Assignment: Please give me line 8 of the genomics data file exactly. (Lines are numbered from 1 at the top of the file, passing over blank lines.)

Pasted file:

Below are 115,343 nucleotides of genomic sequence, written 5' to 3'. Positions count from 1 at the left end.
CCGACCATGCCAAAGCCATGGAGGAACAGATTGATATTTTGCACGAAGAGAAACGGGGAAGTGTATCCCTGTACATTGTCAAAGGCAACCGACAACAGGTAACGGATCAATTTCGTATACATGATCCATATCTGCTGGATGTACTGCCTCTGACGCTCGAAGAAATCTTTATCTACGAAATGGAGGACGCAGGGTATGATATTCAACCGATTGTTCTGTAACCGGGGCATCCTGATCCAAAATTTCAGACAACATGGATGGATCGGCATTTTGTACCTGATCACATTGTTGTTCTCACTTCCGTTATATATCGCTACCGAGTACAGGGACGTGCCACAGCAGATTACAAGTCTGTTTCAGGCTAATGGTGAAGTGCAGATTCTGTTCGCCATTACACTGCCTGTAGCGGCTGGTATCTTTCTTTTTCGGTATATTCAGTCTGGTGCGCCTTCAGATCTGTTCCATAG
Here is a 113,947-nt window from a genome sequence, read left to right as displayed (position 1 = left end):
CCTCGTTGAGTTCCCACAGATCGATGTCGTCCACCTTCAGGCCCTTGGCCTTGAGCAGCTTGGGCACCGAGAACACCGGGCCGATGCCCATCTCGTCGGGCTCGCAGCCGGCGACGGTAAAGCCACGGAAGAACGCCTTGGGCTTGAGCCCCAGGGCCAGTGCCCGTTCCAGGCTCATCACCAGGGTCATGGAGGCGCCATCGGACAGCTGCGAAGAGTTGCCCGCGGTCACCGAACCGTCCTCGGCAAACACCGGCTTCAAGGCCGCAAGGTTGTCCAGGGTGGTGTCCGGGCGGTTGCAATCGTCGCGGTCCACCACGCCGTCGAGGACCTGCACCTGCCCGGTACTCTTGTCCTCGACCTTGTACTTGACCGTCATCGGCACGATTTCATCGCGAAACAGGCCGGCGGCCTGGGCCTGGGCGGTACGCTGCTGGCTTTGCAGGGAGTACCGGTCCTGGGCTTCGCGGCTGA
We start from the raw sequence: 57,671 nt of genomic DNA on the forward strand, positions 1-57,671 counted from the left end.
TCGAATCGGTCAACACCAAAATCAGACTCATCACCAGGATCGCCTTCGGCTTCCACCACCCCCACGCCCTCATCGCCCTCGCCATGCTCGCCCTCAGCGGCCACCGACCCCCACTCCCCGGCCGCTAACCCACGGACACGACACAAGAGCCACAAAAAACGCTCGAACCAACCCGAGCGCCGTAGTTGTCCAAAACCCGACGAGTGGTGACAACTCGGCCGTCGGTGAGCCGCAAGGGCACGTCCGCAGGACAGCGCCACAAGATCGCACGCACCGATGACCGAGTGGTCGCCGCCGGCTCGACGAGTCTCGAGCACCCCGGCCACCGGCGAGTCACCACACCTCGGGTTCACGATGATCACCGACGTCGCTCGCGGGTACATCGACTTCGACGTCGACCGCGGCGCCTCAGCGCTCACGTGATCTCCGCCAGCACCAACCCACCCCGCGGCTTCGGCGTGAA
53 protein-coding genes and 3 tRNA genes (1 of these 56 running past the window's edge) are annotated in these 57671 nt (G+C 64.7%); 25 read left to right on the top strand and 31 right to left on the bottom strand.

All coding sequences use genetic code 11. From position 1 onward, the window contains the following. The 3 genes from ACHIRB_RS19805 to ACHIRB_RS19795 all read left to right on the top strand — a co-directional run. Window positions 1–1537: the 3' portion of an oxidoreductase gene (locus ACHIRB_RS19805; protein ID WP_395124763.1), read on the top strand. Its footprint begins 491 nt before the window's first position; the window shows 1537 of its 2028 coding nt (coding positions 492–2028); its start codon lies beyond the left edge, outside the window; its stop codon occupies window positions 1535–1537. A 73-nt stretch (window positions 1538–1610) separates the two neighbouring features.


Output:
All coding sequences use genetic code 11. From position 1 onward, the window contains the following. The 3 genes from ACHIRB_RS19805 to ACHIRB_RS19795 all read left to right on the top strand — a co-directional run. Window positions 1–1537: the 3' portion of an oxidoreductase gene (locus ACHIRB_RS19805; protein ID WP_395124763.1), read on the top strand. Its footprint begins 491 nt before the window's first position; the window shows 1537 of its 2028 coding nt (coding positions 492–2028); its start codon lies beyond the left edge, outside the window; its stop codon occupies window positions 1535–1537. A 73-nt stretch (window positions 1538–1610) separates the two neighbouring features.